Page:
Endocrine Disorders in Pregnancy

Endocrine Disorders in Pregnancy

Rana Malek

Kashif M. Munir

E. Albert Reece


In this chapter on endocrine disorders in pregnancy, changes in endocrine function that occur during normal pregnancy will be reviewed. Following this, those endocrine disorders whose diagnosis, course, or treatment is affected by pregnancy will be discussed. This chapter is intended to present a practical review of these issues and will emphasize the most common dilemmas facing the practicing clinician. The diagnostic and therapeutic areas of confusion or controversy will be reviewed in the greatest detail to provide the information necessary for decisions in patient management.

Endocrine Changes Associated With a Normal Pregnancy

There are a number of endocrine changes that occur during normal pregnancy. Although the mechanisms for these changes are not always understood, they presumably occur for the health of the mother and her developing offspring. The known mechanism(s) of these changes and the importance to the physician of understanding these changes will be reviewed. Some of these changes occur through the existing maternal endocrine system, and some occur as a result of effects of placental hormones on the maternal endocrine system.


Lactotroph hyperplasia causes an increase in pituitary size during normal pregnancy, mainly due to estrogen stimulation of the pituitary lactotrophs. Prolactin levels rise progressively during pregnancy in preparation for lactation. Prolactin levels rise to 100 to 400 ng/mL by late pregnancy, levels in the range of those seen in pituitary prolactinomas in the nonpregnant patient.1,2 The new diagnosis of a prolactinoma in a pregnant patient is not a common problem, as substantial prolactin elevations typically result in amenorrhea and infertility. However, it is important to be aware that prolactin levels are normally elevated during pregnancy to avoid confusion in diagnosis.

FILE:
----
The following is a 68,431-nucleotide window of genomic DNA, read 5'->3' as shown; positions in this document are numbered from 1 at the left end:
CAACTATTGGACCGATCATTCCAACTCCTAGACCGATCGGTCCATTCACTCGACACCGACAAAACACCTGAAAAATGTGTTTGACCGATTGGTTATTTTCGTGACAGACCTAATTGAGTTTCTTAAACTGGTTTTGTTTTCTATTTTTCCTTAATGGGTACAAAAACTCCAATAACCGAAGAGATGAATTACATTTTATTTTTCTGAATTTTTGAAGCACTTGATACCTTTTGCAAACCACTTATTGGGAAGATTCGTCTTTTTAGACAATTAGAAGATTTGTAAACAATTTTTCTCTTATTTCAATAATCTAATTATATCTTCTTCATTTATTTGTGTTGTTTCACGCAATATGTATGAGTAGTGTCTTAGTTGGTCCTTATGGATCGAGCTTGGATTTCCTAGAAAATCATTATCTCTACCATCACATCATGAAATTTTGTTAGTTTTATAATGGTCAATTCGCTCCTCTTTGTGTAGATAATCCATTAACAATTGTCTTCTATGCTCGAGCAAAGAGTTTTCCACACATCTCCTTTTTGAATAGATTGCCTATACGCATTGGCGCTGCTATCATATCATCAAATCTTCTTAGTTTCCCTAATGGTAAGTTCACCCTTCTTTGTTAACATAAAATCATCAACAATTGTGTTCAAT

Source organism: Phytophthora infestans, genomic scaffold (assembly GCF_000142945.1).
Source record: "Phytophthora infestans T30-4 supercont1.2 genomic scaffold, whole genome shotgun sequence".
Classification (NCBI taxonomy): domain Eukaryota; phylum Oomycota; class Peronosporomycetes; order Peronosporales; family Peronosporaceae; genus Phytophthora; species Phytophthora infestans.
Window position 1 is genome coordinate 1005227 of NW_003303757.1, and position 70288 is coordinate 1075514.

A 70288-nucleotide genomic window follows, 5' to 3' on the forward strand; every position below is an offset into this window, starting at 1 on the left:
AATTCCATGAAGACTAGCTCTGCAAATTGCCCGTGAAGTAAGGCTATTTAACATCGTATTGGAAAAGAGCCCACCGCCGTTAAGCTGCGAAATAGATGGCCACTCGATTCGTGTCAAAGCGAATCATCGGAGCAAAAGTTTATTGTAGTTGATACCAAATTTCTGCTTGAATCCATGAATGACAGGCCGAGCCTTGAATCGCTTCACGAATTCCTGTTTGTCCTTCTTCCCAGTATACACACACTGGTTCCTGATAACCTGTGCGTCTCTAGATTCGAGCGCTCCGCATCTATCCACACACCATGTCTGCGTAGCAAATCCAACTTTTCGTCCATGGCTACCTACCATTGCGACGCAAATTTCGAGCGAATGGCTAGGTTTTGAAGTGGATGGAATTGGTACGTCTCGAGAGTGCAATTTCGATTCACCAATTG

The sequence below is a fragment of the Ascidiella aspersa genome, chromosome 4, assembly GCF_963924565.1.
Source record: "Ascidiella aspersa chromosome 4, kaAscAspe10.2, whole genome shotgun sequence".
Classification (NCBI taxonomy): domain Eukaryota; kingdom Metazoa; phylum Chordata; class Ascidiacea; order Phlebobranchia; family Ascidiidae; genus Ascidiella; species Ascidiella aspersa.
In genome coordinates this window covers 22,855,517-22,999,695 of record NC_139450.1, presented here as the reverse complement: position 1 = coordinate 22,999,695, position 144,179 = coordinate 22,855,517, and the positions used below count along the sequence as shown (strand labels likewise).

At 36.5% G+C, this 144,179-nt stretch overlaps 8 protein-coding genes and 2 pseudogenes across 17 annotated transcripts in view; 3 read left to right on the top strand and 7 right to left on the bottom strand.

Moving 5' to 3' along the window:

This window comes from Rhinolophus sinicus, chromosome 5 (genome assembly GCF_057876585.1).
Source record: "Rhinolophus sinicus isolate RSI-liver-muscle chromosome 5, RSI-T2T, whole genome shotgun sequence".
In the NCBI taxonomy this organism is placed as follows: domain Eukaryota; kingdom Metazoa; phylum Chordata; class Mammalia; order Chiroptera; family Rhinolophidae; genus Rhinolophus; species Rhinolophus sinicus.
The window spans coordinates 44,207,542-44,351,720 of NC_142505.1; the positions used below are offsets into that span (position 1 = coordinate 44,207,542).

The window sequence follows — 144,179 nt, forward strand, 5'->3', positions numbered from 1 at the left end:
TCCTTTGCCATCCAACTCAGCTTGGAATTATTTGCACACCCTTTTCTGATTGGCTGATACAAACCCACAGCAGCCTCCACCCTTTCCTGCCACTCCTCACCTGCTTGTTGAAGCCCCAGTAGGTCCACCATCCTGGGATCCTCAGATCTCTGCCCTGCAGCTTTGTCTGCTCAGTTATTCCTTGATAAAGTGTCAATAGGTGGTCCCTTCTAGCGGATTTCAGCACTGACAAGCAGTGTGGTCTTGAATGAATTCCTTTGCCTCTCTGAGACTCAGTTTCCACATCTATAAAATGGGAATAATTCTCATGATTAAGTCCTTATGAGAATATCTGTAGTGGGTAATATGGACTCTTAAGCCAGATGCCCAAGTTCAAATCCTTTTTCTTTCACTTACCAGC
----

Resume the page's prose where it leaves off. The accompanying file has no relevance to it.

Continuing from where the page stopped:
Cortisol Physiology in Pregnancy

A series of physiological changes in pregnancy result in increases in cortisol and adrenocorticotrophic hormone (ACTH) levels during pregnancy. There is a two to threefold increase in total plasma cortisol in pregnant women compared to nonpregnant women, values that match levels seen in Cushing syndrome.3 The rise in estrogen levels results in increased cortisol binding globulin (CBG) levels resulting in an increase in total cortisol and a decrease in cortisol clearance.4 Placenta corticotropin-releasing hormone (CRH) and ACTH starts to rise in the seventh week of pregnancy resulting in increased activation of adrenal production in the mother.5 Urinary free cortisol levels increase about 180% during pregnancy.6 Despite the hypercortisolism seen in pregnancy, the diurnal rhythm of ACTH is unchanged during pregnancy.7 An understanding of this physiological change becomes important when considering disease of cortisol excess in pregnancy.

Salt and Water Metabolism

Pregnancy results in an alteration in the renin-angiotensin-aldosterone system (RAAS). Renin levels are elevated, angiotensinogen production is increased, and angiotensin-converting enzyme is reduced.8 As a result, both aldosterone and angiotensin II levels are higher in pregnancy. Further increase in aldosterone levels is driven by progesterone-induced sodium loss in the renal tubules.9

In normal pregnancy, there is a decrease in plasma osmolality to a level of about 10 mOsmol/kg
below normal.10 This seems to result from a new steady-state setpoint caused by a decrease in the osmotic thresholds for both thirst and vasopressin suppression, similar to that seen in the syndrome of inappropriate antidiuretic hormone secretion (SIADH).

Calcium Metabolism